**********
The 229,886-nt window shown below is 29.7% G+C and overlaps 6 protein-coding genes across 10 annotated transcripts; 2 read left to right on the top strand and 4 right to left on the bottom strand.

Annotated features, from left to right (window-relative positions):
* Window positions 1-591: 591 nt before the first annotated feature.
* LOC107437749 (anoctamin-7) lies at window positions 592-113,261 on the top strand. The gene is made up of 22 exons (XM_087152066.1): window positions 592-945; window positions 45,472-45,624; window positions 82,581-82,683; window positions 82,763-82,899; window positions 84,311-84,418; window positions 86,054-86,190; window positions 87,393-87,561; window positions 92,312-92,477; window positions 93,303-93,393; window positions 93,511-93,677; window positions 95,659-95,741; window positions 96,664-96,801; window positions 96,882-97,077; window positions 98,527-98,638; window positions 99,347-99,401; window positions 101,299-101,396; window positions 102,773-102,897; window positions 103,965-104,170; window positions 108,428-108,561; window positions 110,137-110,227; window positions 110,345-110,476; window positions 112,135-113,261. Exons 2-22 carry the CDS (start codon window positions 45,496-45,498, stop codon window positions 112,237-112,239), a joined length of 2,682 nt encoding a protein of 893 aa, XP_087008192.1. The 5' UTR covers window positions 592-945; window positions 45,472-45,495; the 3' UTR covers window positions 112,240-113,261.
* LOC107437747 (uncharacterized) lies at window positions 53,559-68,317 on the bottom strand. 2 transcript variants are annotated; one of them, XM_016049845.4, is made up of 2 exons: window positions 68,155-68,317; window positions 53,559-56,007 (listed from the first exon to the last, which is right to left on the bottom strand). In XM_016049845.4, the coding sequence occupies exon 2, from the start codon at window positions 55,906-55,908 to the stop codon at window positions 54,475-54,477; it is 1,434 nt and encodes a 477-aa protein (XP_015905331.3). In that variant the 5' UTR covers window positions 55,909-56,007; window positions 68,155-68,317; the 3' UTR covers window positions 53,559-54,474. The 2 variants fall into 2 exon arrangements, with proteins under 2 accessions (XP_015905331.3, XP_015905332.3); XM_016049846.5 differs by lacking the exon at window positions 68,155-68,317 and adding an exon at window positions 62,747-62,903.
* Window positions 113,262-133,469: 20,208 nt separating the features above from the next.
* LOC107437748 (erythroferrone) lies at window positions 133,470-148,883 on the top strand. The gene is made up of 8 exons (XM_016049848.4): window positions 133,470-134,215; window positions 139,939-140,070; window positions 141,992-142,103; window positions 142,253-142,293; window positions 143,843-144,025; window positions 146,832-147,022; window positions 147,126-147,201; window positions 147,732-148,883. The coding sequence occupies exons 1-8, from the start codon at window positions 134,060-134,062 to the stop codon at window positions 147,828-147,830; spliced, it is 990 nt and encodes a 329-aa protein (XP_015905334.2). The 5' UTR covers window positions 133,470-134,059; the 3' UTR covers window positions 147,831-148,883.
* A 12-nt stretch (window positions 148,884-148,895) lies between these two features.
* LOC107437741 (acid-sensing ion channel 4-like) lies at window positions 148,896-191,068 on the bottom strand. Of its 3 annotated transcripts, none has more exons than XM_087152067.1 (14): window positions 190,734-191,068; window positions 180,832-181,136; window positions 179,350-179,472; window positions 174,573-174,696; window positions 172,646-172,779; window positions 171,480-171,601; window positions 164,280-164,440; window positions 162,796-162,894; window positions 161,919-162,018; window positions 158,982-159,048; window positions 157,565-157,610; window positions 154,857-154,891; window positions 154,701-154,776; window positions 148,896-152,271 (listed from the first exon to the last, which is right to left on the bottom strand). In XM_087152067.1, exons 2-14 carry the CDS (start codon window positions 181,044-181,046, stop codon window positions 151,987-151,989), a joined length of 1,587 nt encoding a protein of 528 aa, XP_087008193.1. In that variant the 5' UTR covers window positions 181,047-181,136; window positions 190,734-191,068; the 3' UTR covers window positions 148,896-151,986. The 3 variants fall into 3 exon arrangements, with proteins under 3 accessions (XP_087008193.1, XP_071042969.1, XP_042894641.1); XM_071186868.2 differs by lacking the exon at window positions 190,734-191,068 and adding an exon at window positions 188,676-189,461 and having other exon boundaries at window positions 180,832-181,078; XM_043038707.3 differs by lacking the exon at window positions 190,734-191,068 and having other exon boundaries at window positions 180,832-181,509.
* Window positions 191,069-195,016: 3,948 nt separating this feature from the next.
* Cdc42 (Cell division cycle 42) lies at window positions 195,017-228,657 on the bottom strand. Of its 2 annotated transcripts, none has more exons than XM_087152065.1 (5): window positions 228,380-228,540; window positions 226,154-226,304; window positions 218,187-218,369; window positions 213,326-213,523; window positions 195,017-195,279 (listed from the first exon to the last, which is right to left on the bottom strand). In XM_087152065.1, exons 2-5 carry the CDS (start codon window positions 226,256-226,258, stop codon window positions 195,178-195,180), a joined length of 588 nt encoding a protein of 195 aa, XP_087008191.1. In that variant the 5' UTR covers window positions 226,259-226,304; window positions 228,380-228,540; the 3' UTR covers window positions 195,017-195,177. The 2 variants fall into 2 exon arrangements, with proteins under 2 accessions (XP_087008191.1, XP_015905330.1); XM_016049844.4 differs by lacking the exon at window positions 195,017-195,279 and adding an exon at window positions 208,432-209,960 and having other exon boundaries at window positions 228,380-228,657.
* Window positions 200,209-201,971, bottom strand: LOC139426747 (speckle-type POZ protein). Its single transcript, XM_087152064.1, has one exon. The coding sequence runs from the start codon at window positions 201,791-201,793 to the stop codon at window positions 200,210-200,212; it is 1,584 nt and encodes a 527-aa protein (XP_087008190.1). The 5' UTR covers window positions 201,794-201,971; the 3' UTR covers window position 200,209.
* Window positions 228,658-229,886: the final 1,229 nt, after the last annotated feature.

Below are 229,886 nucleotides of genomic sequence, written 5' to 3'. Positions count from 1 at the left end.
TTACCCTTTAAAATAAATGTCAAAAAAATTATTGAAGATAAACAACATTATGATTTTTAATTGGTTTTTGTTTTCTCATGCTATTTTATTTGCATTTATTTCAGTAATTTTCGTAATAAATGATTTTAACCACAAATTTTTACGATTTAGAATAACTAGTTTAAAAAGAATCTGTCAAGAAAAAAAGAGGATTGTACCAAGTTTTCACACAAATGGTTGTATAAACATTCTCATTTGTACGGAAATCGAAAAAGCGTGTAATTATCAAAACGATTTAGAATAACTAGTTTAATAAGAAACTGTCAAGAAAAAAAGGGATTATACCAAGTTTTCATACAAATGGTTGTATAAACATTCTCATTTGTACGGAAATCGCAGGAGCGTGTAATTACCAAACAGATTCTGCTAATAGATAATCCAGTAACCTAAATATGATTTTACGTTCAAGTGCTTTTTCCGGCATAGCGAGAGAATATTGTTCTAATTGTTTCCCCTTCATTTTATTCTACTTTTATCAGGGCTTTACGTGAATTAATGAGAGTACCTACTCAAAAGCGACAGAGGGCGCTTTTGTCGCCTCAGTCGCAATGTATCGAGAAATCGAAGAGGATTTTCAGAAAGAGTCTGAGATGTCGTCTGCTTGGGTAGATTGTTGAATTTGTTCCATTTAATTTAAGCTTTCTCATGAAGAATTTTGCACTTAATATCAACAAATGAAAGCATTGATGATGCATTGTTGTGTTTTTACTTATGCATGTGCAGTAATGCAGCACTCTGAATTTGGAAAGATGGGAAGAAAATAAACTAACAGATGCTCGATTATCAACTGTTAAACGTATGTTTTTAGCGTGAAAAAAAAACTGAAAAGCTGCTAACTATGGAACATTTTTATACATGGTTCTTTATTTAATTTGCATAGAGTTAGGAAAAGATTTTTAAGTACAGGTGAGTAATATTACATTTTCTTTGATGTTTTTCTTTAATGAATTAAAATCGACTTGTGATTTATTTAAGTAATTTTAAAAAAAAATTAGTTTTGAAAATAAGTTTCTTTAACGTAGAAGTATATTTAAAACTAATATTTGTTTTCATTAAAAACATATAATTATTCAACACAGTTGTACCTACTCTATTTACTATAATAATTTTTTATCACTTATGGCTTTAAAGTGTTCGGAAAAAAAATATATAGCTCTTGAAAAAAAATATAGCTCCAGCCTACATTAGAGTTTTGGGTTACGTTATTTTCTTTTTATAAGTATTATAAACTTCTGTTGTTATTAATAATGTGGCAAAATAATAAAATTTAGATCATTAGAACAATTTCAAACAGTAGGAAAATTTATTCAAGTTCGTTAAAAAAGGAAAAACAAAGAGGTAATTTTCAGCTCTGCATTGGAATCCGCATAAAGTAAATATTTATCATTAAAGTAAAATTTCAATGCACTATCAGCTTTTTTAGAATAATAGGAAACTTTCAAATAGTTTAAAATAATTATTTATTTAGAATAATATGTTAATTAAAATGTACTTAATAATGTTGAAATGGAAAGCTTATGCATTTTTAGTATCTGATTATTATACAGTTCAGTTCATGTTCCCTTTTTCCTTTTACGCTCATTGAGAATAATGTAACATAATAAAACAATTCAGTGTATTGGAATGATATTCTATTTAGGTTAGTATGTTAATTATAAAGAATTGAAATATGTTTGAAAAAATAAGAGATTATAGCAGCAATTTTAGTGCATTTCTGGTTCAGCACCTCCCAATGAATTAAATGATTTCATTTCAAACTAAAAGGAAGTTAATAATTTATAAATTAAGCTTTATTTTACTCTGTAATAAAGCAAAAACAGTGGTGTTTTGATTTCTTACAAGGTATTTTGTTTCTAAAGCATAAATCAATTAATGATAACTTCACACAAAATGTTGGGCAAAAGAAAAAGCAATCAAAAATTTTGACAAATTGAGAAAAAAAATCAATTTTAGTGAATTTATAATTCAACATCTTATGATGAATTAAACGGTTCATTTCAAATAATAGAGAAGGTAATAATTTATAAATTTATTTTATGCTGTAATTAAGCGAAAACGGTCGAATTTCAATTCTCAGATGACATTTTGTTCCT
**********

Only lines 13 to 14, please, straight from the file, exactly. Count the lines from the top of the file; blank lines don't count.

* Window positions 228,658-229,886: the final 1,229 nt, after the last annotated feature.

Below are 229,886 nucleotides of genomic sequence, written 5' to 3'. Positions count from 1 at the left end.